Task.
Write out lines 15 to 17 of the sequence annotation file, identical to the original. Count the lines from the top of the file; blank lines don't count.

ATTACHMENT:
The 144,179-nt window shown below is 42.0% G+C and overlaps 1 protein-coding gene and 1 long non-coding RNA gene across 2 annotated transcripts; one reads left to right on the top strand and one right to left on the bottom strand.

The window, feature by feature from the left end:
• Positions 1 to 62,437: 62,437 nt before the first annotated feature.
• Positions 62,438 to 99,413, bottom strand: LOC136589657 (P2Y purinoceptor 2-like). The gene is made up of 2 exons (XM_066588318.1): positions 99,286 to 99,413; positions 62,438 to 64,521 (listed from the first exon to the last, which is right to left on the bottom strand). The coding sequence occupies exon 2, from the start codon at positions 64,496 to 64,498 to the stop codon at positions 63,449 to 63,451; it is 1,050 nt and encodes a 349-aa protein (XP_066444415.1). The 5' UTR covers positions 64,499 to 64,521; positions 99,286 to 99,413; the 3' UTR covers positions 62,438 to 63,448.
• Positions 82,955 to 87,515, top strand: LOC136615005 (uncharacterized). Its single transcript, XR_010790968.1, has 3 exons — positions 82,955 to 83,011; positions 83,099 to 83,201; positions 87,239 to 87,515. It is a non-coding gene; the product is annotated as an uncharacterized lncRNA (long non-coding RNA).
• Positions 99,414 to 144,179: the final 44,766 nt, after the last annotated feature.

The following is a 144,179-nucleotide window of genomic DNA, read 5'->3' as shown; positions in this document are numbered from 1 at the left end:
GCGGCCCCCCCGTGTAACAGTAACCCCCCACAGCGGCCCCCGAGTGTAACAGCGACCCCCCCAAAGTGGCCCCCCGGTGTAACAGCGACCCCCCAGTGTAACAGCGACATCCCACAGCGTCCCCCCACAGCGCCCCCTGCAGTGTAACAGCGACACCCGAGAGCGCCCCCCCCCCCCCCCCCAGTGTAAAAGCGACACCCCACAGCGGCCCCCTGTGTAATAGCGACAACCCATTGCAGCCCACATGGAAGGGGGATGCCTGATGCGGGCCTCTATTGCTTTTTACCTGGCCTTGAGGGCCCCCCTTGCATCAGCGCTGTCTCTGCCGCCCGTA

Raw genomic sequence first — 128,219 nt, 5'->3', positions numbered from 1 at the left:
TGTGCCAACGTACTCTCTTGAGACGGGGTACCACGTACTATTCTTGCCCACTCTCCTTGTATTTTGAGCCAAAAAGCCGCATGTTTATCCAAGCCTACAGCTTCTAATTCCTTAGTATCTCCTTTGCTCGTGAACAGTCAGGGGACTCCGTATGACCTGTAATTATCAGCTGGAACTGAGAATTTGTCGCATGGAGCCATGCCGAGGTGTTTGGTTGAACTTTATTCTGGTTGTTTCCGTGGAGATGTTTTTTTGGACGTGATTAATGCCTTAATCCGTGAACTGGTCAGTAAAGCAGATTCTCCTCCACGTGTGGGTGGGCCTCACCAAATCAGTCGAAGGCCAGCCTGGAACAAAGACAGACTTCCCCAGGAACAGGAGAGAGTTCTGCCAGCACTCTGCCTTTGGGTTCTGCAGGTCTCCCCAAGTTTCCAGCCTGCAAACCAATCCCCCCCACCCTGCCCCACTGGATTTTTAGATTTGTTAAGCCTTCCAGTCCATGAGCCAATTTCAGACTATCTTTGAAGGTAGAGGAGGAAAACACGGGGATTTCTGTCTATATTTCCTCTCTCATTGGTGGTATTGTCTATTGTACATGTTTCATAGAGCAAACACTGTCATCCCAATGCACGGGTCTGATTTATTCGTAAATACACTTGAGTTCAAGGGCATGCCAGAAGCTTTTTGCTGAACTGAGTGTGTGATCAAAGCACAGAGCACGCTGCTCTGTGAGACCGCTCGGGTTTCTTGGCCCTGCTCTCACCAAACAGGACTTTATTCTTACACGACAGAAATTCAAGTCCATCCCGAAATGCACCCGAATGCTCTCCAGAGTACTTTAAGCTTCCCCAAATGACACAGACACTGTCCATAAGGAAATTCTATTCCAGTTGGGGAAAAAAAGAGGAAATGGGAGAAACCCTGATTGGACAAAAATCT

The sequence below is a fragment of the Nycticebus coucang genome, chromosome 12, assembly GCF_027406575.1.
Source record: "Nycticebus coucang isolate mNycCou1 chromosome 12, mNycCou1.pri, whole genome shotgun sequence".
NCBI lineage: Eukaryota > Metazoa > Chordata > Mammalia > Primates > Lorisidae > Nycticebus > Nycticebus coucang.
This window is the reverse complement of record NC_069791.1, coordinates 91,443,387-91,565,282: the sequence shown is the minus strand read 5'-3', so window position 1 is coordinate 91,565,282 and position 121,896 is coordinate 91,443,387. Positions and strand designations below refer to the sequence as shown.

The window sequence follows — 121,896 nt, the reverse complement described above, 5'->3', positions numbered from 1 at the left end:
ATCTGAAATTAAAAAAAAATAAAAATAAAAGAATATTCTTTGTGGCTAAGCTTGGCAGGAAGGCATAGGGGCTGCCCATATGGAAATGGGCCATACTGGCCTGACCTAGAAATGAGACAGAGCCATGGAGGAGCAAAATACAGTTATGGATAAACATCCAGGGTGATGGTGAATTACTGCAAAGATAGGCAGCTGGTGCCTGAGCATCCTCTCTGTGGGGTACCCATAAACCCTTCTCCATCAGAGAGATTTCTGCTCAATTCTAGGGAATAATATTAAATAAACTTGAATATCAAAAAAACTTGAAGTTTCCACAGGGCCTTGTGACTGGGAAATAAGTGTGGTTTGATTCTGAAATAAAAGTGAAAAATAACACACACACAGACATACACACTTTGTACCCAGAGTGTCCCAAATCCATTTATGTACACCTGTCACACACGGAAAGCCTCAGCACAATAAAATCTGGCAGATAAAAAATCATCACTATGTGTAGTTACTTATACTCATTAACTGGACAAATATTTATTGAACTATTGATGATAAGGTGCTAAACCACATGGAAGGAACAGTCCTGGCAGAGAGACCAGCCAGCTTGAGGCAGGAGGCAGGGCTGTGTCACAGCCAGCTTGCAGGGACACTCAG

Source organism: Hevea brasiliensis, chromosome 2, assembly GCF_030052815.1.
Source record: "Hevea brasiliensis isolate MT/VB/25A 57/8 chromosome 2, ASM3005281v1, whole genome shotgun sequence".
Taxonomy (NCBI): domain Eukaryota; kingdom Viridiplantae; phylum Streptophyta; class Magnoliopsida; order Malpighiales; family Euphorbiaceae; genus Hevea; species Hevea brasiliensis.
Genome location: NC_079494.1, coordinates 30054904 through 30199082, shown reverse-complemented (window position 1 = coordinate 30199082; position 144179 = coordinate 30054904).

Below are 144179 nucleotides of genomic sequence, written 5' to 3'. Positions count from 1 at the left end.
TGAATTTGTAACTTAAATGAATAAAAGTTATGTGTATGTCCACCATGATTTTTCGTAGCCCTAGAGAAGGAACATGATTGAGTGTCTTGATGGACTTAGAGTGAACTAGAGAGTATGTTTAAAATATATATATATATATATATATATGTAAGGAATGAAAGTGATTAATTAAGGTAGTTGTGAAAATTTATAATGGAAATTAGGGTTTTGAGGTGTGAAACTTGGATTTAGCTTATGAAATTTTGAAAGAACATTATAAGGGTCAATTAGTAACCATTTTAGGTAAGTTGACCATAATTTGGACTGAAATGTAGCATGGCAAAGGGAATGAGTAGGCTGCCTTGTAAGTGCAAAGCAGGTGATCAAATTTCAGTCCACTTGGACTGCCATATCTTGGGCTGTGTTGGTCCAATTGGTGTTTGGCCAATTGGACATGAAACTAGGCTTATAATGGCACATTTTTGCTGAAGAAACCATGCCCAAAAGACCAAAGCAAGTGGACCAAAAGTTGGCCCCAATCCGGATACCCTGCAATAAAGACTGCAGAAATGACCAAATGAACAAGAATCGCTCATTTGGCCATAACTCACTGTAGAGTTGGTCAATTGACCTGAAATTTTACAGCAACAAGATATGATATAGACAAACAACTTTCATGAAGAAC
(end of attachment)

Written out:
The window sequence follows — 121,896 nt, the reverse complement described above, 5'->3', positions numbered from 1 at the left end:
ATCTGAAATTAAAAAAAAATAAAAATAAAAGAATATTCTTTGTGGCTAAGCTTGGCAGGAAGGCATAGGGGCTGCCCATATGGAAATGGGCCATACTGGCCTGACCTAGAAATGAGACAGAGCCATGGAGGAGCAAAATACAGTTATGGATAAACATCCAGGGTGATGGTGAATTACTGCAAAGATAGGCAGCTGGTGCCTGAGCATCCTCTCTGTGGGGTACCCATAAACCCTTCTCCATCAGAGAGATTTCTGCTCAATTCTAGGGAATAATATTAAATAAACTTGAATATCAAAAAAACTTGAAGTTTCCACAGGGCCTTGTGACTGGGAAATAAGTGTGGTTTGATTCTGAAATAAAAGTGAAAAATAACACACACACAGACATACACACTTTGTACCCAGAGTGTCCCAAATCCATTTATGTACACCTGTCACACACGGAAAGCCTCAGCACAATAAAATCTGGCAGATAAAAAATCATCACTATGTGTAGTTACTTATACTCATTAACTGGACAAATATTTATTGAACTATTGATGATAAGGTGCTAAACCACATGGAAGGAACAGTCCTGGCAGAGAGACCAGCCAGCTTGAGGCAGGAGGCAGGGCTGTGTCACAGCCAGCTTGCAGGGACACTCAG

Source organism: Hevea brasiliensis, chromosome 2, assembly GCF_030052815.1.